Recently I noticed this article on Artificial Lawyer. The title is Generative Legal AI + “The Last Human Mile”, and it’s about limits to applying AI to legal work. It says this:
The last mile problem is a well-developed theory that many systems fail because there are some key steps at the end that cannot be done properly and that ruins the whole thing. We can extend this to ‘the last human mile’, i.e. that you need a human in the loop when we get into areas of highly complex unstructured data and where you need to trust that there is an actual expert there who is alive to all the needs and risks and the very real human intricacies of the situation.
The article suggests that applying the notion of “the last human mile” to AI would help address current shortcomings in using AI for legal work. (I discuss in this recent blog post the limitations of using AI for contract drafting.)
Some are applying this approach. For example, this 2021 article on Artificial Lawyer describes how LawGeex, which offers an AI-and-contract-review service, decided to supplement its AI offering with a human component. But I suggest that applying last-mile thinking to AI is to misunderstand the nature of the problem.
When you present a human (whether it’s a customer or someone at a vendor) with AI results, you’re not inviting them to take additional steps that pick up where previous work left off. Instead, if they’re inclined to do anything other than rely on the results, the only meaningful option open to them would be to check the work. Instead of covering just the last mile, they would retrace some or all of the journey. That seems inefficient. Furthermore, checking AI results requires expertise—exactly the sort of expertise presumably lacking in, or expensive for, anyone who wants to use AI to tackle a given task. That seems ineffective.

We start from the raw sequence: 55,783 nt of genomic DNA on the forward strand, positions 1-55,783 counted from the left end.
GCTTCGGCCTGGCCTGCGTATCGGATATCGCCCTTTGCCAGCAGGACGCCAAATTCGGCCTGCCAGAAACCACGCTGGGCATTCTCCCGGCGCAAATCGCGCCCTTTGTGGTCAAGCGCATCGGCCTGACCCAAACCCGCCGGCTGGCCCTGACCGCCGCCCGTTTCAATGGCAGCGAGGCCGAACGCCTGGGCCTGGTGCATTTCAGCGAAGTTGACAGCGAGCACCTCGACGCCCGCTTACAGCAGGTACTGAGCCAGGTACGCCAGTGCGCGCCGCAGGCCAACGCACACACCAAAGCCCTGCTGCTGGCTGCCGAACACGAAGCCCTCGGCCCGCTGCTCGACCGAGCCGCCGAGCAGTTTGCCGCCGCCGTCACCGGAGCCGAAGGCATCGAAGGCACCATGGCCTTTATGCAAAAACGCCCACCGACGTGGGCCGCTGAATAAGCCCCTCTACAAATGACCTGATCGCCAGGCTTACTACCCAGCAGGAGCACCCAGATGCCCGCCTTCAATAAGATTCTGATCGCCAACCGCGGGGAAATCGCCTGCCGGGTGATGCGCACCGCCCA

So what do you do? You could do what LegalSifter is doing for its contract-review product, as discussed in this 2021 blog post on LegalSifter’s blog—combining its artificial intelligence with expertise, so instead of just replicating patterns the AI finds, you’re able to attribute significance to them. (I’m LegalSifter’s chief content officer.)
The best example of “the last human mile” in legal work that I’m aware of is a dreadfully old-fashioned one: inviting the user to make choices in a questionnaire-driven automated contract template. Too bad no one has yet done that properly—we’re always too busy looking for tech to save the legal profession from itself.
Note: This post also appears on Ken Adams's own blog.